On investigation, the bank discovered a staffing shortage had led supervisors to skip their due diligence before approving the loan disbursements. Since controls over receipt and distribution of inbound SWIFT messages were inadequate, it turns out a clerk took advantage of the loophole by recalling loan proceeds she had subsequently transferred to her personal account.

Another recent case involved the misuse of the transaction verification process. In the three-step process, the maker keys the SWIFT message in the system, the checker checks it, and the verifier transmits it after they’re convinced of its genuineness. But here at least three persons from among the maker, checker, verifier, and receiver of the message confirming the loan creation conspired (the same person in this case) to make the fraud possible.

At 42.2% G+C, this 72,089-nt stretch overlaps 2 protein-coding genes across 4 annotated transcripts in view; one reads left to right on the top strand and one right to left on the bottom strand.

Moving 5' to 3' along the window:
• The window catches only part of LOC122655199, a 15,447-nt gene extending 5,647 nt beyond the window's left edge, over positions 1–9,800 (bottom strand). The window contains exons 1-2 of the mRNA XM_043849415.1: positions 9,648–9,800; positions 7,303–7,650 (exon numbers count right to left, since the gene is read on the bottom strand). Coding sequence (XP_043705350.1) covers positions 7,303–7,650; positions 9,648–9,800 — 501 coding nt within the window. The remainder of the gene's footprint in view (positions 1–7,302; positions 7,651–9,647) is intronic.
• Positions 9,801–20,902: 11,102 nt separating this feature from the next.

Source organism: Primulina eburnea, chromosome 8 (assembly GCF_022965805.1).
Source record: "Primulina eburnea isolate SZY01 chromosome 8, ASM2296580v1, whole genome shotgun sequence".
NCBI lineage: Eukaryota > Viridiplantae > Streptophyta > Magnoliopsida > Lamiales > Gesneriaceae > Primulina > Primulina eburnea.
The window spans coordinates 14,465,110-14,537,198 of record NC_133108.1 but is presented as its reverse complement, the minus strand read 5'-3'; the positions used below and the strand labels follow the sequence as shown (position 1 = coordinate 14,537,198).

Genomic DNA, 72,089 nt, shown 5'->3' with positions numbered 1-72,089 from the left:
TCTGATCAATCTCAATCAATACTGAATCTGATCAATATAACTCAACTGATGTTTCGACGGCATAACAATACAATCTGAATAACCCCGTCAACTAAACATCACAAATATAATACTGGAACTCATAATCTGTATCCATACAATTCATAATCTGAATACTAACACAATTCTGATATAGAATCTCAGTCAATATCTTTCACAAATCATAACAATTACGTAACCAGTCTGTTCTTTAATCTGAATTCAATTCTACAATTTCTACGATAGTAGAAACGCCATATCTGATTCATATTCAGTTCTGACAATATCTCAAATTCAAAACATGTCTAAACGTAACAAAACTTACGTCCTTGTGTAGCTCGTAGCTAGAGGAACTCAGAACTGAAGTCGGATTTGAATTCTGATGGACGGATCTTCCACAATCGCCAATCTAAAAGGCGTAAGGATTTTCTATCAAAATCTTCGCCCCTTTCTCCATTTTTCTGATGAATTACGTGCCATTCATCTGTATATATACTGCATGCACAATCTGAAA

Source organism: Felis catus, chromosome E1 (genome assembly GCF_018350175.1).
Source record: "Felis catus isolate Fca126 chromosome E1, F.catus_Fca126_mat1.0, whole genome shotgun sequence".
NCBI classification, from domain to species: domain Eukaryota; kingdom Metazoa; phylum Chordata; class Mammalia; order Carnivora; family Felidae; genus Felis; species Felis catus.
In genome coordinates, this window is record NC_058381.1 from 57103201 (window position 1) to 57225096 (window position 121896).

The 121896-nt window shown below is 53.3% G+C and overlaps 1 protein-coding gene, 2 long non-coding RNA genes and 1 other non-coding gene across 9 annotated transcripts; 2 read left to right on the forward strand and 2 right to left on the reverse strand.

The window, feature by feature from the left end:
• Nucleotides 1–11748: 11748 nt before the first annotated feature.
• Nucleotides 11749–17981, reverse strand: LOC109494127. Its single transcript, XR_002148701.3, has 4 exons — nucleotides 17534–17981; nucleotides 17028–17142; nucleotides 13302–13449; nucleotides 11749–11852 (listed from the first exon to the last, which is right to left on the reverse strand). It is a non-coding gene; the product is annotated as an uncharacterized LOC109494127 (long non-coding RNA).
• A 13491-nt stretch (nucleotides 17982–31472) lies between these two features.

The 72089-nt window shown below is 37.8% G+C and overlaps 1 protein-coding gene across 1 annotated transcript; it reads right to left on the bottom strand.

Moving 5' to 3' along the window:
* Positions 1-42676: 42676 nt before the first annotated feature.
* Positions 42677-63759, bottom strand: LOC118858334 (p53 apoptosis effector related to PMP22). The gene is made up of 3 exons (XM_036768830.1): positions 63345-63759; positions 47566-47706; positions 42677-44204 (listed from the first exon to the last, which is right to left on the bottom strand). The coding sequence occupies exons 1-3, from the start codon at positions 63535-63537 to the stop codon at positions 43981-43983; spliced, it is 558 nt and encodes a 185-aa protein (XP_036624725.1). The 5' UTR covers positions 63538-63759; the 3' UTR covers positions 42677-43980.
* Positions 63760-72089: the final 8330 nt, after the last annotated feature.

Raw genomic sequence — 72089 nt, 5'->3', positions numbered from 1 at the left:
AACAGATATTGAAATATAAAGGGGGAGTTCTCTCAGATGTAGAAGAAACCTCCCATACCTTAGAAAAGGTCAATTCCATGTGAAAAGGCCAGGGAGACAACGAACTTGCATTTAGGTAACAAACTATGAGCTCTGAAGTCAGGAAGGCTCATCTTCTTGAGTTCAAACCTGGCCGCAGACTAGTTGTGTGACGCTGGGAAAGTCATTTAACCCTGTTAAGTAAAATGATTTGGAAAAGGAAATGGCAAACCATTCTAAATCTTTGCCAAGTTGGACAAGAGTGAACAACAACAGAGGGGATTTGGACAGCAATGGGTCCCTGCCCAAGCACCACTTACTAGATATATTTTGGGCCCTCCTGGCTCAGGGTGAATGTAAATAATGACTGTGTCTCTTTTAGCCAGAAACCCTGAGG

Key detection use cases from financial institutions

  • Few financial institutions want to or can detect unusual relationships between one person acting as a SWIFT message maker and another as a checker. A study shows that fraudulent transactions may occur when a given checker becomes the most frequent authorizer for an associated message maker.
  • A FIN message authorizer should differ from a message creator or verifier. Suspicious transactions can be detected if the FIN message creation and authorization, or authorization and verification, are conducted from the same terminal or by the same person.
  • Makers and checkers usually perform FIN message activities from their usual terminals and during normal business hours. Through monitoring unusual login activity by the maker and checker, fraudulent activities can be detected.

How Exabeam Advanced Analytics prevents SWIFT fraud